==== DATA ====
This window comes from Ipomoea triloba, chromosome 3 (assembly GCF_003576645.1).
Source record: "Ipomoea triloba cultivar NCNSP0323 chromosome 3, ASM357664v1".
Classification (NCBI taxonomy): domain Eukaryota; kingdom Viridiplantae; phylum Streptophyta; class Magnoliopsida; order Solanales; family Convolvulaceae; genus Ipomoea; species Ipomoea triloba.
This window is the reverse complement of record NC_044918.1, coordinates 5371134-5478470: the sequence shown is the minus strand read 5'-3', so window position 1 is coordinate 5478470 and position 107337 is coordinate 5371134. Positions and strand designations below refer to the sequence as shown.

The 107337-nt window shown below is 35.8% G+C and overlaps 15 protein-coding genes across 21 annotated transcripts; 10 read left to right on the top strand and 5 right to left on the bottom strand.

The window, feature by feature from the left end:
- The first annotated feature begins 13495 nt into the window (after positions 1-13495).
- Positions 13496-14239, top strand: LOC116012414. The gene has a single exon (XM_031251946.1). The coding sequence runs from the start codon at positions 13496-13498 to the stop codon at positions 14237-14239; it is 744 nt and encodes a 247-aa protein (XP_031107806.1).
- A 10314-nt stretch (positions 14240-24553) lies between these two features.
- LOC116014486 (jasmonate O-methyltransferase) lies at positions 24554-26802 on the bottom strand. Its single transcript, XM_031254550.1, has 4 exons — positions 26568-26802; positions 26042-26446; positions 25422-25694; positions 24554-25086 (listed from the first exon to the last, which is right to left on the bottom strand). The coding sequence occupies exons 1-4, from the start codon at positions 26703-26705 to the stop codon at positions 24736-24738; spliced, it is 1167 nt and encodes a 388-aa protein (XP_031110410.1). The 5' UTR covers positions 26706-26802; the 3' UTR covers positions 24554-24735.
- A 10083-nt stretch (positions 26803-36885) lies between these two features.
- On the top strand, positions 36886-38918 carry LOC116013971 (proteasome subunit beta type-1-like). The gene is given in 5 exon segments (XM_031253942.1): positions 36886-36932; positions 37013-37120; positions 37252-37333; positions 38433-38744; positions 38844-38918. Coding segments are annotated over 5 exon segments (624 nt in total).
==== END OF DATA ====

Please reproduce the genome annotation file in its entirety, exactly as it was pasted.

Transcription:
This window comes from Ipomoea triloba, chromosome 3 (assembly GCF_003576645.1).
Source record: "Ipomoea triloba cultivar NCNSP0323 chromosome 3, ASM357664v1".
Classification (NCBI taxonomy): domain Eukaryota; kingdom Viridiplantae; phylum Streptophyta; class Magnoliopsida; order Solanales; family Convolvulaceae; genus Ipomoea; species Ipomoea triloba.
This window is the reverse complement of record NC_044918.1, coordinates 5371134-5478470: the sequence shown is the minus strand read 5'-3', so window position 1 is coordinate 5478470 and position 107337 is coordinate 5371134. Positions and strand designations below refer to the sequence as shown.

The 107337-nt window shown below is 35.8% G+C and overlaps 15 protein-coding genes across 21 annotated transcripts; 10 read left to right on the top strand and 5 right to left on the bottom strand.

The window, feature by feature from the left end:
- The first annotated feature begins 13495 nt into the window (after positions 1-13495).
- Positions 13496-14239, top strand: LOC116012414. The gene has a single exon (XM_031251946.1). The coding sequence runs from the start codon at positions 13496-13498 to the stop codon at positions 14237-14239; it is 744 nt and encodes a 247-aa protein (XP_031107806.1).
- A 10314-nt stretch (positions 14240-24553) lies between these two features.
- LOC116014486 (jasmonate O-methyltransferase) lies at positions 24554-26802 on the bottom strand. Its single transcript, XM_031254550.1, has 4 exons — positions 26568-26802; positions 26042-26446; positions 25422-25694; positions 24554-25086 (listed from the first exon to the last, which is right to left on the bottom strand). The coding sequence occupies exons 1-4, from the start codon at positions 26703-26705 to the stop codon at positions 24736-24738; spliced, it is 1167 nt and encodes a 388-aa protein (XP_031110410.1). The 5' UTR covers positions 26706-26802; the 3' UTR covers positions 24554-24735.
- A 10083-nt stretch (positions 26803-36885) lies between these two features.
- On the top strand, positions 36886-38918 carry LOC116013971 (proteasome subunit beta type-1-like). The gene is given in 5 exon segments (XM_031253942.1): positions 36886-36932; positions 37013-37120; positions 37252-37333; positions 38433-38744; positions 38844-38918. Coding segments are annotated over 5 exon segments (624 nt in total).